• $\begingroup$ I'm using the terminology from Hovey's book and preprint, so K-space means compactly open subsets are open, and compactly generated means a K-space which is also weak Hausdorff. Lemma 1.5 from the preprint, shows the category T of compactly generated spaces (in Hovey's language) has the monoid axiom. He proves this using the fact that the generating trivial cofibrations $I^n$×0→$I^n$×I are closed inclusions of strong def retracts. His proof breaks down in K (ie K-spaces) because compact spaces are not finite (categorically). Does your proof secretly use compact $\Rightarrow$ finite anywhere? $\endgroup$ Feb 15, 2013 at 20:46
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    $\begingroup$ I can't seem to locate a version of this preprint which contains the lemma you are talking about so I can't comment on its proof. (In the version I've found 1.5 is the definition of smallness.) When I say compact I mean "compact Hausdorff" in the most classical topological sense. Homming out of compact Hausdorff spaces commutes with sequential colimits of open embeddings. In the last paragraph I reduce my colimit to a colimit of open embeddings and in the last line I apply this to spheres in order to see that $X_0 \to \mathrm{Tel}_{\beta < \alpha} X_\beta$ is a $\pi_*$-isomorphism. $\endgroup$ Feb 16, 2013 at 13:29
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    $\begingroup$ This of course applies to the Quillen model structure. For the Strøm model structure there is nothing to check since every object is cofibrant so crossing with any space preserves all acyclic cofibrations. $\endgroup$ Feb 16, 2013 at 13:31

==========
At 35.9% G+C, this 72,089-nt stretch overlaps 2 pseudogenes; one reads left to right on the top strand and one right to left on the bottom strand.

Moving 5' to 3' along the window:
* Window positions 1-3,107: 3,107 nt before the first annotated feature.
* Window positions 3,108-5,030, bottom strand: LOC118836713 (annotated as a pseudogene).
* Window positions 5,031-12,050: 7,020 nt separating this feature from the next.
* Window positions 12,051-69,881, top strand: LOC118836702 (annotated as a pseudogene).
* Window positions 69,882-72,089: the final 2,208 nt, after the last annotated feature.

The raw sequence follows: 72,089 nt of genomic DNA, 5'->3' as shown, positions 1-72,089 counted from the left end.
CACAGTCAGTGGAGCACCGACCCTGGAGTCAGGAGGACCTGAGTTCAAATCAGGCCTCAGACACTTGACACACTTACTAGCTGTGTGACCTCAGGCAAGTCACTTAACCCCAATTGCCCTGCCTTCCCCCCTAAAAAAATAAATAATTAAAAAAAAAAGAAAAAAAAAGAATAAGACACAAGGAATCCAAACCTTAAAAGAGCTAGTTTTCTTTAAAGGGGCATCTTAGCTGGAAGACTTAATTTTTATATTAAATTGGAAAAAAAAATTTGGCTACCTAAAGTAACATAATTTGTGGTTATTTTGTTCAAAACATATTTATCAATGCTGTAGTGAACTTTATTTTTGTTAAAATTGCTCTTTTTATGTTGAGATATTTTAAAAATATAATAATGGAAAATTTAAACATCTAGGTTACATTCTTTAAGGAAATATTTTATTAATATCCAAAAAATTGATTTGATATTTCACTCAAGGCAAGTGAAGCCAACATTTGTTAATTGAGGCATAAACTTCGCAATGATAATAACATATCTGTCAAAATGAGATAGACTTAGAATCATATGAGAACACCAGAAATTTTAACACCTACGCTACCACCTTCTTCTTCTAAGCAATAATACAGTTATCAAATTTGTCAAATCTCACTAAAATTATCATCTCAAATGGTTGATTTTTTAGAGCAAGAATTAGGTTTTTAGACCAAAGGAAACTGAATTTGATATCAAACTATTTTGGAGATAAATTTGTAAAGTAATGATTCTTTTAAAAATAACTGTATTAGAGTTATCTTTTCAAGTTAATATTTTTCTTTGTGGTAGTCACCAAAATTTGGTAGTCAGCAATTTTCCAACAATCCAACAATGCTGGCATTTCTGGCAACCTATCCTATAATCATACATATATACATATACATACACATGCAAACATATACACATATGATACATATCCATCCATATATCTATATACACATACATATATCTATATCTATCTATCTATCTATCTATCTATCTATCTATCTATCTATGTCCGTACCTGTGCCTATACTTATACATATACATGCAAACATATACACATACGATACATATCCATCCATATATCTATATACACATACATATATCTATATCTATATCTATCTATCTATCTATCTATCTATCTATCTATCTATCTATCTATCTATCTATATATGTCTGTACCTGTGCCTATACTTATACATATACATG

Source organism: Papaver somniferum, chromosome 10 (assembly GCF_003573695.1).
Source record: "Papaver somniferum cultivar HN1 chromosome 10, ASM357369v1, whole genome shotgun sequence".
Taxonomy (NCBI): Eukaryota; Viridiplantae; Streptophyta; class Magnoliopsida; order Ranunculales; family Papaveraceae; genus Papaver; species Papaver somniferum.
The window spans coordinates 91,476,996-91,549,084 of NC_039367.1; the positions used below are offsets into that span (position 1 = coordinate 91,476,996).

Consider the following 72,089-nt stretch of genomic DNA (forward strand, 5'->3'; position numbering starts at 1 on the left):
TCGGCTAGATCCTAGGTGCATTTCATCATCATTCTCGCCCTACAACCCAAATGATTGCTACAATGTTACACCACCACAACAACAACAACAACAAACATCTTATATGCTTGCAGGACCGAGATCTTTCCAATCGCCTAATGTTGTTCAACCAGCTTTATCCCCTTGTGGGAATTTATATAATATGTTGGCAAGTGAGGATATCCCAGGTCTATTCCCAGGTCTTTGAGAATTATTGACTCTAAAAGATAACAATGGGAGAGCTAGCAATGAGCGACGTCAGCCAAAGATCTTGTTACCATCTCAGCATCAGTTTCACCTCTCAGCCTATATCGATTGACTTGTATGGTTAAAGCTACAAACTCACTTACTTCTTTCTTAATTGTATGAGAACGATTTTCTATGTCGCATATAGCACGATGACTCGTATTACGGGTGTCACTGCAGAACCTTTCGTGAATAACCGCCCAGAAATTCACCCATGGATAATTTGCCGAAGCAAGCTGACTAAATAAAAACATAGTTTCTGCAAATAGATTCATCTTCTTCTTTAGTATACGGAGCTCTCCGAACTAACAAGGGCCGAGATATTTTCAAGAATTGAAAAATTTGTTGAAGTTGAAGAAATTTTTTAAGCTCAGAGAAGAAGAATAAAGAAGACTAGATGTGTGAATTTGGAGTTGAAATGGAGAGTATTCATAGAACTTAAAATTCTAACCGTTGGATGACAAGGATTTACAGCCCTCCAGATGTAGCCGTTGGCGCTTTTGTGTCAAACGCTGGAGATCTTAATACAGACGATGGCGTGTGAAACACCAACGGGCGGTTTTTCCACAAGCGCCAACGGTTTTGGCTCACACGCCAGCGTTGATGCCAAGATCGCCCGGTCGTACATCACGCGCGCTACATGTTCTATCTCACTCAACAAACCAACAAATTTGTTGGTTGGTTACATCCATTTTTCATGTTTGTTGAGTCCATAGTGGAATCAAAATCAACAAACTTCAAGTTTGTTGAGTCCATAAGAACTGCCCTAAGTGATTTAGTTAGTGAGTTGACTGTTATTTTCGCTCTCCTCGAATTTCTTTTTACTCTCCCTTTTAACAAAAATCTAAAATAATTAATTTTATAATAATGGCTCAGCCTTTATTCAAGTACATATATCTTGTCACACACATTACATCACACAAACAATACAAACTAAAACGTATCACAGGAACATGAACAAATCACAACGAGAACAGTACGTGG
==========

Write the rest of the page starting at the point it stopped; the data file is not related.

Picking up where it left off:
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    $\begingroup$ It seems to me that for the mixed model structure it is also rather simple. The fibrations of the mixed model structure are the same as those of the Strøm model structure. Thus the acyclic cofibrations of the mixed model structure are the same as those of the Strøm model structure i.e. acyclic Hurewicz cofibrations. Therefore the monoid axiom holds for the mixed model structure since it holds for the Strøm model structure. $\endgroup$ Feb 19, 2013 at 6:47
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    $\begingroup$ But again this doesn't seem useful since the mixed model structure is (as far as I understand) not known to be cofibrantly generated. In fact Hovey's remark on page 7 that you mention seems to say something similar about $\mathcal{K}$, namely that we don't have enough smallness properties to construct a model structure on the category of monoids. $\endgroup$ Feb 19, 2013 at 6:53